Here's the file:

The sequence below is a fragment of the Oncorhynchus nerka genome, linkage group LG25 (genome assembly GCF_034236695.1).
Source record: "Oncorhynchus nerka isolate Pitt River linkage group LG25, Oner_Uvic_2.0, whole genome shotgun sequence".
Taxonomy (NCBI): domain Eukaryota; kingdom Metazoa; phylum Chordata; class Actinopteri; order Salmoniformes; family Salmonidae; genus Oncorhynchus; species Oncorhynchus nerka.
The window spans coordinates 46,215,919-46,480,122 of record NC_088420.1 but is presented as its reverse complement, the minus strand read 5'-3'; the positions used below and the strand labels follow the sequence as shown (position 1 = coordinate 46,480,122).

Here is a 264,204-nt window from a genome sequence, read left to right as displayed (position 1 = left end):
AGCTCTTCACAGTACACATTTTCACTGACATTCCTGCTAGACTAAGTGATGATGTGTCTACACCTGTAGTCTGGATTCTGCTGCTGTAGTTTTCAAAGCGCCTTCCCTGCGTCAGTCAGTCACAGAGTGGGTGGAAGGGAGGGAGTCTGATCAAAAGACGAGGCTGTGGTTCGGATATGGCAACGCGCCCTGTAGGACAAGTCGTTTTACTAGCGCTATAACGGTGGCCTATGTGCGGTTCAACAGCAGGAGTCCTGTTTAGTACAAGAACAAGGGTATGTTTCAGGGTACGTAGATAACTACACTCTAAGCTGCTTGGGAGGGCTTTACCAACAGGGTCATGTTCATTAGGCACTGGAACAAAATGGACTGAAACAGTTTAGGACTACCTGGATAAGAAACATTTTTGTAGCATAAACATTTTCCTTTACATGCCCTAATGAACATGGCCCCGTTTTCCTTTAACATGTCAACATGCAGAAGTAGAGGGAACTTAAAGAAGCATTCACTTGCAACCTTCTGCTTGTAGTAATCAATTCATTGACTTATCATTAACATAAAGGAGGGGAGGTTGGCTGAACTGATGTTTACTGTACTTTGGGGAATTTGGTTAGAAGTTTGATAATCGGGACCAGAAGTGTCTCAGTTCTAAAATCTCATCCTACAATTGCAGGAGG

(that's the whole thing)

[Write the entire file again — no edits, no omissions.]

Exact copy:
The sequence below is a fragment of the Oncorhynchus nerka genome, linkage group LG25 (genome assembly GCF_034236695.1).
Source record: "Oncorhynchus nerka isolate Pitt River linkage group LG25, Oner_Uvic_2.0, whole genome shotgun sequence".
Taxonomy (NCBI): domain Eukaryota; kingdom Metazoa; phylum Chordata; class Actinopteri; order Salmoniformes; family Salmonidae; genus Oncorhynchus; species Oncorhynchus nerka.
The window spans coordinates 46,215,919-46,480,122 of record NC_088420.1 but is presented as its reverse complement, the minus strand read 5'-3'; the positions used below and the strand labels follow the sequence as shown (position 1 = coordinate 46,480,122).

Here is a 264,204-nt window from a genome sequence, read left to right as displayed (position 1 = left end):
AGCTCTTCACAGTACACATTTTCACTGACATTCCTGCTAGACTAAGTGATGATGTGTCTACACCTGTAGTCTGGATTCTGCTGCTGTAGTTTTCAAAGCGCCTTCCCTGCGTCAGTCAGTCACAGAGTGGGTGGAAGGGAGGGAGTCTGATCAAAAGACGAGGCTGTGGTTCGGATATGGCAACGCGCCCTGTAGGACAAGTCGTTTTACTAGCGCTATAACGGTGGCCTATGTGCGGTTCAACAGCAGGAGTCCTGTTTAGTACAAGAACAAGGGTATGTTTCAGGGTACGTAGATAACTACACTCTAAGCTGCTTGGGAGGGCTTTACCAACAGGGTCATGTTCATTAGGCACTGGAACAAAATGGACTGAAACAGTTTAGGACTACCTGGATAAGAAACATTTTTGTAGCATAAACATTTTCCTTTACATGCCCTAATGAACATGGCCCCGTTTTCCTTTAACATGTCAACATGCAGAAGTAGAGGGAACTTAAAGAAGCATTCACTTGCAACCTTCTGCTTGTAGTAATCAATTCATTGACTTATCATTAACATAAAGGAGGGGAGGTTGGCTGAACTGATGTTTACTGTACTTTGGGGAATTTGGTTAGAAGTTTGATAATCGGGACCAGAAGTGTCTCAGTTCTAAAATCTCATCCTACAATTGCAGGAGG